In a summer so far filled with long emails from Amy Gutmann, it is safe to say that the Penn community will not be receiving one detailing the elimination of any varsity sports.
Although some of Penn's peer institutions have cut several teams in recent weeks, the Quakers will not experience a similar fate.
"Penn is committed to not dropping any intercollegiate programs," said Senior Associate Athletic Director of Governance and Administration Kevin Bonner in an email to The Daily Pennsylvanian.
The commitment from Bonner and Penn Athletics is a major victory for many members of the Quaker community, after seeing so many of their rivals deal with eliminated programs.
In June, Brown cut 11 varsity sports in an aim to consolidate its athletic efforts and achieve greater success within the Ivy League after winning only 2.8% of league titles from 2008-2018. However, not long after the announcement, men's track, field, and cross country were reinstated after concerns that the elimination of the sports could reduce diversity on campus and in athletics.
Within the last week, Stanford and Dartmouth have both dissolved a number of varsity sports, with both schools citing financial woes that were exacerbated by the coronavirus pandemic. Additionally, Dartmouth stated that the change would give the school more flexibility in admissions.
And while those moves have been surprising to many, they may not be stopping anytime soon.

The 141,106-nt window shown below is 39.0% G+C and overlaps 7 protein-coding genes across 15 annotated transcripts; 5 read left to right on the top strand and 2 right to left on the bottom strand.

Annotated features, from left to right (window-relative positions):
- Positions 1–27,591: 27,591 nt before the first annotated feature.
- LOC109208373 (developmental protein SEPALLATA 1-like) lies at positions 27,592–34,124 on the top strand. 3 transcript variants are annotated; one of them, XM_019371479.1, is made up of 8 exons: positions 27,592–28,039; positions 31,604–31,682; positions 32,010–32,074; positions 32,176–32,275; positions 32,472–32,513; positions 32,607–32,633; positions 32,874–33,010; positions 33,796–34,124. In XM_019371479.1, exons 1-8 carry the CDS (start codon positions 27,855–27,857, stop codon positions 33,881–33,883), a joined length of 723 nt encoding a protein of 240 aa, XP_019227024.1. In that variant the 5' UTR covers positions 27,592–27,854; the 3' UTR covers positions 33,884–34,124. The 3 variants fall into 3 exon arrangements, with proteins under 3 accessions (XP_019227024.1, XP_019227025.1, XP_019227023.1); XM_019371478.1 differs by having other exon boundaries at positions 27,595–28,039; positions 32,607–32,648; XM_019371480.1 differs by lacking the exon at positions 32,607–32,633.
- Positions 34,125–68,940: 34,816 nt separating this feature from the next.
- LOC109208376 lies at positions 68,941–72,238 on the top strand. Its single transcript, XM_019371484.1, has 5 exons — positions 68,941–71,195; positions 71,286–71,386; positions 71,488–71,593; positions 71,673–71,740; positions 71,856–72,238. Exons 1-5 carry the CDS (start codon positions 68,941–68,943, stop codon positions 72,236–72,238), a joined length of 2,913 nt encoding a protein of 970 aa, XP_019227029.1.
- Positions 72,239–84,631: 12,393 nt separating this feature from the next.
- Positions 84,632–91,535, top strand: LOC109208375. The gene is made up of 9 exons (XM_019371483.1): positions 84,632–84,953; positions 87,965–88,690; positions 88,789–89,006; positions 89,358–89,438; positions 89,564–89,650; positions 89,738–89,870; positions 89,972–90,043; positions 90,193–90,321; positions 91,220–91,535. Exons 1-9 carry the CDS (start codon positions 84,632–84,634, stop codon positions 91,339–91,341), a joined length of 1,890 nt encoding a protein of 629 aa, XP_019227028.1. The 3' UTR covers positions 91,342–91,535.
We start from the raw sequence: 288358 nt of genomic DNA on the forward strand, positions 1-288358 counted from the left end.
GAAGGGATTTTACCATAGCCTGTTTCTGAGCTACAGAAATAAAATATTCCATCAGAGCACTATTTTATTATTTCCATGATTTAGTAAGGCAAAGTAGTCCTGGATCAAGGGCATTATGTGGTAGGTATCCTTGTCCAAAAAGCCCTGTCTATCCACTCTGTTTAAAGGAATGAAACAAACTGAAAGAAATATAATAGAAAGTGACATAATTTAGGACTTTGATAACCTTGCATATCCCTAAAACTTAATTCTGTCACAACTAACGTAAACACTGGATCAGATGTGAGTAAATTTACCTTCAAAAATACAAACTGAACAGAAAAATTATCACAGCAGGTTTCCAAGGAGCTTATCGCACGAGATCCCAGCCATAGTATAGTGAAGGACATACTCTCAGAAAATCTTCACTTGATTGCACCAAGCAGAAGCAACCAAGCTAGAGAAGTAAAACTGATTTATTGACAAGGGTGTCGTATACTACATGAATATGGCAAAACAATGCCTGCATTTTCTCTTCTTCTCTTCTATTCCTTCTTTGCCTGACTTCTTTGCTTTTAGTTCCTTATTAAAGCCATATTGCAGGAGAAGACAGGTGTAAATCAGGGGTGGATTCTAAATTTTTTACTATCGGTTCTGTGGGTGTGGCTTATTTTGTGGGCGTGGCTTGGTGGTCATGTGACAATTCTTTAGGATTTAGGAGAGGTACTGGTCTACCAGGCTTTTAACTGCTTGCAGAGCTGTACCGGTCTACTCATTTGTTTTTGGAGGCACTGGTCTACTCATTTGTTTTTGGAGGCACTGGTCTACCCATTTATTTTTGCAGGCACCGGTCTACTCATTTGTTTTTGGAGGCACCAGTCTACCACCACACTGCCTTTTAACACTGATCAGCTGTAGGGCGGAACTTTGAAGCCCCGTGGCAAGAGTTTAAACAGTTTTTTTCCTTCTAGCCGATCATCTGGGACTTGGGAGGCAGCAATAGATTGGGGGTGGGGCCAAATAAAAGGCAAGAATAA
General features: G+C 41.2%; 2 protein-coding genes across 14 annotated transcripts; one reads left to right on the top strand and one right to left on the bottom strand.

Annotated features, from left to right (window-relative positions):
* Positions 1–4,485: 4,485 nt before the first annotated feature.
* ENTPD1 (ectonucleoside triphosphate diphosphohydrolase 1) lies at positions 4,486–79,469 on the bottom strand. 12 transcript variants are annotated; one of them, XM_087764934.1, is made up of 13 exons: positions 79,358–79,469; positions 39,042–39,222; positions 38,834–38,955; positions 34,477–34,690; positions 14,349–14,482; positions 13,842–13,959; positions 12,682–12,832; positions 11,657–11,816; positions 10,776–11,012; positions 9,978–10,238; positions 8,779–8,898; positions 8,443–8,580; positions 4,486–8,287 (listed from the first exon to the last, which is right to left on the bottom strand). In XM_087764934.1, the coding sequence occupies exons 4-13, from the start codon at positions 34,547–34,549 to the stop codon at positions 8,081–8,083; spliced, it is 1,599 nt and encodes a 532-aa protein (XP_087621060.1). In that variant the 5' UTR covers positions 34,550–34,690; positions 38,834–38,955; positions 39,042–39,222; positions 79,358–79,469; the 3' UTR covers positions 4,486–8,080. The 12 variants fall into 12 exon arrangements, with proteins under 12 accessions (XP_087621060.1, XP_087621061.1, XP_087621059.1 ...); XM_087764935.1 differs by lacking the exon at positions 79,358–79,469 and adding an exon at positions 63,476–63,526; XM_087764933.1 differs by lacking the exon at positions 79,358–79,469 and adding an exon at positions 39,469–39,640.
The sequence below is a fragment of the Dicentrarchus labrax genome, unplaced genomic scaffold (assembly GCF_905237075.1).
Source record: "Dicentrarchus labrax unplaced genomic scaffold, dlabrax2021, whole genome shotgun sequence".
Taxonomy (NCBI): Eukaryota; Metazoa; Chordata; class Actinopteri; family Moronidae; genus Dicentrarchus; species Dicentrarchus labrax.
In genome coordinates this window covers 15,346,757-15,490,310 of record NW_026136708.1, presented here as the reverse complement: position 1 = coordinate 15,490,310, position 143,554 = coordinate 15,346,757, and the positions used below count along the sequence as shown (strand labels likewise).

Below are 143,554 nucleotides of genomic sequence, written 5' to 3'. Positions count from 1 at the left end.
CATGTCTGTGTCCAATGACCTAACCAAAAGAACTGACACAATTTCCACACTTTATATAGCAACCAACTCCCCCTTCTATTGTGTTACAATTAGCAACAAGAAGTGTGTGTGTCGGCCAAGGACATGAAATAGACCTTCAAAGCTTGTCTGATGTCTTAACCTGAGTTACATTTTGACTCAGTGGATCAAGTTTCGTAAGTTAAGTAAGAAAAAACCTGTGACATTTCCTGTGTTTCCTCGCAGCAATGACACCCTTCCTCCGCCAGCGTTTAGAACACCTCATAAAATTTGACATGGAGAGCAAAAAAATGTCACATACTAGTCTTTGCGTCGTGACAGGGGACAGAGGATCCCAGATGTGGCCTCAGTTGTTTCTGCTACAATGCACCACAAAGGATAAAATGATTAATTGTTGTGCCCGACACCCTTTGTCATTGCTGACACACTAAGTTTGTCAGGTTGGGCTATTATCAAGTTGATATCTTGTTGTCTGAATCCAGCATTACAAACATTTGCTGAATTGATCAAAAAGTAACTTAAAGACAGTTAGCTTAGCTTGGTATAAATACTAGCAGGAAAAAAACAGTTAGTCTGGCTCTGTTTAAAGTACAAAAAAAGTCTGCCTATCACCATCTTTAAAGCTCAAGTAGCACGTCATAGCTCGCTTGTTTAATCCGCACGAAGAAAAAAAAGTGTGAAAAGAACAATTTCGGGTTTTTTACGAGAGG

“This is the beginning of a domino effect,” Ivy League sports recruiting expert Chris Lincoln told Bloomberg. “These are not going to be the only schools cutting athletic teams.”
Among the sports that have been cut are men's and women's swimming and golf, men's wrestling and sailing, squash, and sailing.
A common thread between the aforementioned schools that have discontinued teams is that they all carried a high number of teams to begin with. Brown, Stanford, and Dartmouth had 38, 36, and 35 sports, respectively, before the cuts were announced, whereas the average NCAA Division 1 school has only 19.
Ivy League schools are able to sponsor a large number of varsity teams because league rules do not permit for academic scholarships, thereby reducing costs. Additionally, Ivy athletic programs receive funding from their institutions, while most athletic programs rely solely on athletic revenues.
But with a higher number of teams comes a higher chance that teams can be eliminated, as the less visible teams will often fade in comparison to the money-makers like football and basketball.
For the foreseeable future, however, the Quakers will stay put with 33 sports.
But just because Penn isn't eliminating any sports doesn't mean that changes won't come to the athletics department.
With the cancellation of the fall season, Penn is set to lose a massive amount of athletic revenue. Penn may have to restructure the athletics department in some way, at least temporarily. Whether that be by reducing the positions available for athletes, minimizing operational expenses, or some other method, remains to be seen.
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